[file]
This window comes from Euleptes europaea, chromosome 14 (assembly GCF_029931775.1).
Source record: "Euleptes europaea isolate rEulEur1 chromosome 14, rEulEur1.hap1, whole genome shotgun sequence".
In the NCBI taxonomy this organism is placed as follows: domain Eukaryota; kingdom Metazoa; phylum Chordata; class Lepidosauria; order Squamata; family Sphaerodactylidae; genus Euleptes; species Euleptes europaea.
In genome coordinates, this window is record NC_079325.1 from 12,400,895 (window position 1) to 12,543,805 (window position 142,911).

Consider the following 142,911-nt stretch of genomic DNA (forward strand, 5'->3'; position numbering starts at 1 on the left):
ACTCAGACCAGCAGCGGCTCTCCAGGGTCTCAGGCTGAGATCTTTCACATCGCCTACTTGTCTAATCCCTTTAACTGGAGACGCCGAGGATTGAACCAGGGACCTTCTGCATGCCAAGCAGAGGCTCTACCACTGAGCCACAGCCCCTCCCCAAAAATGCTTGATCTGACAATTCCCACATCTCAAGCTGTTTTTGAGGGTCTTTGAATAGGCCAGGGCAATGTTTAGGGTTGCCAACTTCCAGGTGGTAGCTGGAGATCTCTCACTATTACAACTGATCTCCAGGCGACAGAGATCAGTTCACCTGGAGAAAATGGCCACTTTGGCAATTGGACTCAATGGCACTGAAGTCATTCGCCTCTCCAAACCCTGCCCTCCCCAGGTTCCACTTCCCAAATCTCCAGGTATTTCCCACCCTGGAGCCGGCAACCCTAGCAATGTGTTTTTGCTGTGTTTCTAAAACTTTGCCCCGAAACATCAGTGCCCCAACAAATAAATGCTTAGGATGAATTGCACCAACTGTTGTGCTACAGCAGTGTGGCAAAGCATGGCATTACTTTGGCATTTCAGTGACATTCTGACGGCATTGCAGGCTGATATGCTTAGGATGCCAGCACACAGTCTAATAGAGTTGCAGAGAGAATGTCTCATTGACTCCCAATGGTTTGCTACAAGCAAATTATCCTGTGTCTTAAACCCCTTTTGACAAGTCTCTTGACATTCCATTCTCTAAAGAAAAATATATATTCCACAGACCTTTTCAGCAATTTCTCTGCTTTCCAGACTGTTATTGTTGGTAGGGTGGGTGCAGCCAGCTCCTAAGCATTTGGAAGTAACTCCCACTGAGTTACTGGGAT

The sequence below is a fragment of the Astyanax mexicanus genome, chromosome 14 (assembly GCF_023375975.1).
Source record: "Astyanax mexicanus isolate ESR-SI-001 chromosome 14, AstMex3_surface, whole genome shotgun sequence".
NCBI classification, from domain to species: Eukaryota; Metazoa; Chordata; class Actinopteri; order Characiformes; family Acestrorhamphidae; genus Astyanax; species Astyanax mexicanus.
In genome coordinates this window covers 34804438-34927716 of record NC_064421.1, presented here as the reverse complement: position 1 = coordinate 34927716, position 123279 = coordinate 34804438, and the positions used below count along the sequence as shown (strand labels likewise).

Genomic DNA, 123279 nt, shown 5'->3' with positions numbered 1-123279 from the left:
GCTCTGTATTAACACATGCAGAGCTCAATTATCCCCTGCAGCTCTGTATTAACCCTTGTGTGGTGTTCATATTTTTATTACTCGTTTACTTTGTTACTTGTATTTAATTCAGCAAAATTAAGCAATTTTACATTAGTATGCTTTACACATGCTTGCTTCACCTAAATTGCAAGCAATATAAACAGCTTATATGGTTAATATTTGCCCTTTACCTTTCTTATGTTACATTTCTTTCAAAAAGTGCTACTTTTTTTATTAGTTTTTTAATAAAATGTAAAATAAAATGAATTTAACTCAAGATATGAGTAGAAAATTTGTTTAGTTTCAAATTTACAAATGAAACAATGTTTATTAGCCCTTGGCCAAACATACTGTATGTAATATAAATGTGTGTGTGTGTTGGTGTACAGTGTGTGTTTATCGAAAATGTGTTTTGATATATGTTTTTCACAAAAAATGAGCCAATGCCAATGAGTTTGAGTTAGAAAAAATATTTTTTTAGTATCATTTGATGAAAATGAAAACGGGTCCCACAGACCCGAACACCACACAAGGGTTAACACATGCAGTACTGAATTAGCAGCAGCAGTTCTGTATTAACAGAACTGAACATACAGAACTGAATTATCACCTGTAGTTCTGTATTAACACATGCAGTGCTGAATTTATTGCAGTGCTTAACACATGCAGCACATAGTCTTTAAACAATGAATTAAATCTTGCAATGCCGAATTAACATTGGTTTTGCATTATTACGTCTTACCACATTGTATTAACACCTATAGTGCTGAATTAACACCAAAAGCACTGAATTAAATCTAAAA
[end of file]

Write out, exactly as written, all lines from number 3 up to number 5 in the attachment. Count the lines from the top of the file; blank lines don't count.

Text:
In the NCBI taxonomy this organism is placed as follows: domain Eukaryota; kingdom Metazoa; phylum Chordata; class Lepidosauria; order Squamata; family Sphaerodactylidae; genus Euleptes; species Euleptes europaea.
In genome coordinates, this window is record NC_079325.1 from 12,400,895 (window position 1) to 12,543,805 (window position 142,911).

Consider the following 142,911-nt stretch of genomic DNA (forward strand, 5'->3'; position numbering starts at 1 on the left):